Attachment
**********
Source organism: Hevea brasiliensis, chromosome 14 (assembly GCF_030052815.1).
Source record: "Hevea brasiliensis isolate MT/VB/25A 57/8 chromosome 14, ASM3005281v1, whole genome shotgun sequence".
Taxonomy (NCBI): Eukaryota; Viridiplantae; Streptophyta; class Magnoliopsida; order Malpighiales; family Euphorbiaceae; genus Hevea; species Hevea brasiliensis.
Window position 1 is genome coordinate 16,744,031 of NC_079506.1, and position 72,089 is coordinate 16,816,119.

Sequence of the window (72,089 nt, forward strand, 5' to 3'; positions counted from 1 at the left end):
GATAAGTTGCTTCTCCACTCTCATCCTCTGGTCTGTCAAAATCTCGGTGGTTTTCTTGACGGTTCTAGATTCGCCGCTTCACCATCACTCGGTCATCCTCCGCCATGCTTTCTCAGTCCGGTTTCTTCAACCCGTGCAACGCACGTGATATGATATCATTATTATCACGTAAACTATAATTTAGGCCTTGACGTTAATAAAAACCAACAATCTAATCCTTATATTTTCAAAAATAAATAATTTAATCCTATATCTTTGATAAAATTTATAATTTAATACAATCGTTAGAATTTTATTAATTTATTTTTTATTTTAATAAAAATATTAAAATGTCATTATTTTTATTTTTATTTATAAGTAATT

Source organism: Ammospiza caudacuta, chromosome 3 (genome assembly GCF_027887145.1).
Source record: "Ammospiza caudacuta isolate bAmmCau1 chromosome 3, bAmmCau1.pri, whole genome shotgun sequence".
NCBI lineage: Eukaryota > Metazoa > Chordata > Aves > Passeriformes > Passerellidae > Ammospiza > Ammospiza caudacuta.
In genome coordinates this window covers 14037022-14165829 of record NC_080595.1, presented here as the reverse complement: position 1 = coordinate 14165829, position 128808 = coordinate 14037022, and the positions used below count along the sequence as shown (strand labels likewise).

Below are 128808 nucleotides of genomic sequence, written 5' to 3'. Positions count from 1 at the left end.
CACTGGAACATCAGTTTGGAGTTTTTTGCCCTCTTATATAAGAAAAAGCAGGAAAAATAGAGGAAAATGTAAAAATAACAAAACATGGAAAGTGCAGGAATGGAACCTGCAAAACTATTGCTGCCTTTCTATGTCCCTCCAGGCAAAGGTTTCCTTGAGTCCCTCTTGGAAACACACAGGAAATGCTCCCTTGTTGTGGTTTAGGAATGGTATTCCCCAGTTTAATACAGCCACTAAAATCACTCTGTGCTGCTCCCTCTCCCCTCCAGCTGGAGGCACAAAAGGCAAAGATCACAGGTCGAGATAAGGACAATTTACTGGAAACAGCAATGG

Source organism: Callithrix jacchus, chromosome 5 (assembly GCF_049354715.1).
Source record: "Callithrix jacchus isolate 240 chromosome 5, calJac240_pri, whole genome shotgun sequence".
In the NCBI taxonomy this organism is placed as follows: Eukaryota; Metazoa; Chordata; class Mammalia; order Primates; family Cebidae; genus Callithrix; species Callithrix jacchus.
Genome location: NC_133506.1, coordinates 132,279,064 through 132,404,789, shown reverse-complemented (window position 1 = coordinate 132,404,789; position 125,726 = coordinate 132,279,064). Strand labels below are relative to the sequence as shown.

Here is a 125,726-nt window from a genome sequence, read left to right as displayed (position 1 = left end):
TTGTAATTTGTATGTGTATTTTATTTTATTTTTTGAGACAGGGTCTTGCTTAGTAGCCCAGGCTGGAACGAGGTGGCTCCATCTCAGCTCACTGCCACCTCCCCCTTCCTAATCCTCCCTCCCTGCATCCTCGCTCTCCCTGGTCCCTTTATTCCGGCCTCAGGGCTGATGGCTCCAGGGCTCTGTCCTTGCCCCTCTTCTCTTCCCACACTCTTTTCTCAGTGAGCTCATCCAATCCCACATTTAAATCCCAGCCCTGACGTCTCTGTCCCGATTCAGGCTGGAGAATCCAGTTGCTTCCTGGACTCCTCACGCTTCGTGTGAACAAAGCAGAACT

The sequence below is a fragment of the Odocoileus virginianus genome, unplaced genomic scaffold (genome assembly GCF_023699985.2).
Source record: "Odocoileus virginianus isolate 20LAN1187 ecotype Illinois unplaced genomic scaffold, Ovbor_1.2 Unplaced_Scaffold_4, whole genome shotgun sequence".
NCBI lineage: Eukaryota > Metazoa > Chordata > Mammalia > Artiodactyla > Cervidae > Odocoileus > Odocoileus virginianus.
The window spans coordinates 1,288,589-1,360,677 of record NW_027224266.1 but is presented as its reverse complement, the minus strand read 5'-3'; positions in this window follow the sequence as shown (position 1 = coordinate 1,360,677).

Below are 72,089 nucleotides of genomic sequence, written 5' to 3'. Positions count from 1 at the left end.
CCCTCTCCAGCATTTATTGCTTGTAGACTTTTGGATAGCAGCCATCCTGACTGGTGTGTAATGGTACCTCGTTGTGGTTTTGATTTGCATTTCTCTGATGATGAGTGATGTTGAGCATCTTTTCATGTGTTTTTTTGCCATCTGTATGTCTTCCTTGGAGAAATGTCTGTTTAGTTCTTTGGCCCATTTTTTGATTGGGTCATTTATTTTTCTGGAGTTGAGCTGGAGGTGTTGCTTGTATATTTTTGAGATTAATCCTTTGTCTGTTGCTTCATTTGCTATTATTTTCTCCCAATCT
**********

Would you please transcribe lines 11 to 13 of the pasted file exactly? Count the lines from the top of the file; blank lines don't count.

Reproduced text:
Below are 128808 nucleotides of genomic sequence, written 5' to 3'. Positions count from 1 at the left end.
CACTGGAACATCAGTTTGGAGTTTTTTGCCCTCTTATATAAGAAAAAGCAGGAAAAATAGAGGAAAATGTAAAAATAACAAAACATGGAAAGTGCAGGAATGGAACCTGCAAAACTATTGCTGCCTTTCTATGTCCCTCCAGGCAAAGGTTTCCTTGAGTCCCTCTTGGAAACACACAGGAAATGCTCCCTTGTTGTGGTTTAGGAATGGTATTCCCCAGTTTAATACAGCCACTAAAATCACTCTGTGCTGCTCCCTCTCCCCTCCAGCTGGAGGCACAAAAGGCAAAGATCACAGGTCGAGATAAGGACAATTTACTGGAAACAGCAATGG

Source organism: Callithrix jacchus, chromosome 5 (assembly GCF_049354715.1).